Source(s): Mark Czarnota
Florida betony or rattlesnake weed (Stachys floridana) is a problem weed in both turf and ornamentals. Florida betony or rattlesnake weed is a “winter” perennial. Florida betony is dormant during the hot, humid summers of the South. In most of Georgia, Florida betony growth begins in early to mid fall, slows in the extreme cold of winter, and continues until late spring.
Like most plants in the mint family, betony has a square stem with opposite leaves. The leaves are up to two inches long with little teeth on them and the plant smells when crushed. Flowers of betony are usually pink and have the classic mint like structure. Unlike its relatives, it has the unique characteristic of producing glossy, white tubers that look like the rattles (buttons) of a rattlesnake, hence the name. Tubers of Florida betony can reach lengths of over 1 meter in soils with high sand contents, but they are usually one to several inches long.
In turf grass, products containing atrazine, 2,4- D, dicamba, or mecoprop provide good selective control. Other herbicides have shown some control of Florida betony on turf grass. University of Georgia research found that the following herbicides provided greater than 70% control 2 months after application: Monument (trifloxysulfuron), Manor (metsulfuron), Revolver, (foramsulfuron), and Speedzone (carfentrazone, 2,4-D ester, mecoprop, and dicamba). These herbicides are labeled only for turf grass.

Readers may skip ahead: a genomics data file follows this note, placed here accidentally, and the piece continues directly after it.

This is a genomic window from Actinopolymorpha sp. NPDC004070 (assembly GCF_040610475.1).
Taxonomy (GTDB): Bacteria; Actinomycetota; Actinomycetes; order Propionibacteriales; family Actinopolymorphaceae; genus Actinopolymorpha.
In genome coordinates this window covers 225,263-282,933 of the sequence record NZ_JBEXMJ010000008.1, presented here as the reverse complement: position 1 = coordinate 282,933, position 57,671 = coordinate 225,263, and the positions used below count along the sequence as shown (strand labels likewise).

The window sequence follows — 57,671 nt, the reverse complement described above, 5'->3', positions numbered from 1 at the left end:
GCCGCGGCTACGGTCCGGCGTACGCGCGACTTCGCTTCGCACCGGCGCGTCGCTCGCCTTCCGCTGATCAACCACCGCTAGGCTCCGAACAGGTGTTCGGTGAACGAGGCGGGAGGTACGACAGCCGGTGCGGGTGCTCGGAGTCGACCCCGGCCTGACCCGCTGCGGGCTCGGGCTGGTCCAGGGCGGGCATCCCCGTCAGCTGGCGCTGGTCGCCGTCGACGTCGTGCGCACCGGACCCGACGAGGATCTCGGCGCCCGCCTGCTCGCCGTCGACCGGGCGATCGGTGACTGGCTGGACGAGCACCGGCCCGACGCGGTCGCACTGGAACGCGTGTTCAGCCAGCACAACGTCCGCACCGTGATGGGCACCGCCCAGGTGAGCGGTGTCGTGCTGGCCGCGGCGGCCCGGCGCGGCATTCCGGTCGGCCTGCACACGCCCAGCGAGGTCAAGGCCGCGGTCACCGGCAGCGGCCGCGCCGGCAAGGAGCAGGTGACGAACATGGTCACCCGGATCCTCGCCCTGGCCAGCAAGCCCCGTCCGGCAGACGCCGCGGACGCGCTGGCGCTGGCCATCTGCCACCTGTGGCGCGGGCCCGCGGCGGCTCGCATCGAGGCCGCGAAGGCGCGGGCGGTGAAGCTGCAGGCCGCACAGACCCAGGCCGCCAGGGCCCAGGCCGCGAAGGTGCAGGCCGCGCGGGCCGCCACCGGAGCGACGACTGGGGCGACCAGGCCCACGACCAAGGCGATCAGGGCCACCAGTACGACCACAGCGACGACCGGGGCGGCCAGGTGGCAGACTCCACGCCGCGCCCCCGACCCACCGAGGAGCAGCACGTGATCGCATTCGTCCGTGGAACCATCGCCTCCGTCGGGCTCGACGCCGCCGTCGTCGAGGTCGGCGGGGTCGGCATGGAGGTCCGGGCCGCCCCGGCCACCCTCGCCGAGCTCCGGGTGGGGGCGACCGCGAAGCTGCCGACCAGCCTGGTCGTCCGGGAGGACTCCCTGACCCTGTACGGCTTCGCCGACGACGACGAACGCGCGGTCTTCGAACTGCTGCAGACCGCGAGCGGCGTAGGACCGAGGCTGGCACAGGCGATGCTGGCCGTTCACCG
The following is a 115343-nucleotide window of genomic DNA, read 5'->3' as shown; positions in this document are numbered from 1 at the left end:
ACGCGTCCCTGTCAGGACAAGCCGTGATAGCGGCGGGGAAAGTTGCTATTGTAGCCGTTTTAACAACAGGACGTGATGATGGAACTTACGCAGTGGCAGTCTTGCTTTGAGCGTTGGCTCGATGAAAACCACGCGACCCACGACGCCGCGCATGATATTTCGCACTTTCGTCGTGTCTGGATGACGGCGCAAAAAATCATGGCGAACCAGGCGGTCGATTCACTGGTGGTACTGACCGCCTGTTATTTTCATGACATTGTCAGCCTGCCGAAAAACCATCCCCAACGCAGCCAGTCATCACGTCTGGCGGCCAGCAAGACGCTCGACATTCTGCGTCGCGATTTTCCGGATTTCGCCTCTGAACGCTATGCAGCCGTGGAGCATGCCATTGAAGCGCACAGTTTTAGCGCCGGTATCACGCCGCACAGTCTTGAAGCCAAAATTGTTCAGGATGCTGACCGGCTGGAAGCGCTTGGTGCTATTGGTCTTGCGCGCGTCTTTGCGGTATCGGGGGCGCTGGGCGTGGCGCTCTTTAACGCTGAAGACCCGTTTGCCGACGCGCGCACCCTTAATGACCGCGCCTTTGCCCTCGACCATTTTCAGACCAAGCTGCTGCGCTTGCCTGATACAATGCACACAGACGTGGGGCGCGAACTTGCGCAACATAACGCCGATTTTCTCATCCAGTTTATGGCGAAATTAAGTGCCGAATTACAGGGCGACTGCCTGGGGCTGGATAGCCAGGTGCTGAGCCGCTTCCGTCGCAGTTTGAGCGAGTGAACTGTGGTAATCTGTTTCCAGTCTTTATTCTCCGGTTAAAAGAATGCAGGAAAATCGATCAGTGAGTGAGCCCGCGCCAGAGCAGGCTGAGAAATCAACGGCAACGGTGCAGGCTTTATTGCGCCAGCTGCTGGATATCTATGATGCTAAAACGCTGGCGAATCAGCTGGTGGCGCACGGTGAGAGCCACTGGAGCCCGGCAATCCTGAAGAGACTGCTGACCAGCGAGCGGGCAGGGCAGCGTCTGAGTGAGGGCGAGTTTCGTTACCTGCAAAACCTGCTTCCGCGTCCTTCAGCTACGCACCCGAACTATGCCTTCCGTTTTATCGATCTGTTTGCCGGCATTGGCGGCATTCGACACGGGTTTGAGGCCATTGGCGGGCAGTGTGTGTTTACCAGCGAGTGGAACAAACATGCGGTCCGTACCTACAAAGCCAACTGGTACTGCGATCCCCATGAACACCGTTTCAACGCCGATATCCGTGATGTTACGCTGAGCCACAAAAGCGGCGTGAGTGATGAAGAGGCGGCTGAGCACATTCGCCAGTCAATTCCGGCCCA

In ornamentals, dichlobenil (sold under the trade name Casoron®) provides excellent control of Florida betony in some established woody ornamentals. Dichlobenil cannot be applied over every ornamental plant. Check the label to see where it can be used.
Products containing the active ingredient glyphosate (i.e. Roundup®), can be used to control this plant in ornamental beds if applied as a spray directly to betony without contacting desirable plants.
Consider using glyphosate if establishing a new ornamental planting into an area containing betony. Apply a 5% spray solution of glyphosate 1 week prior to cultivating the area. This will help reduce much of the betony population. Repeat applications to eliminate survivors will be necessary. Maintaining a good 4 to 6 inch layer of pine bark or pine straw may eventually smother the betony.
Center Publication Number: 272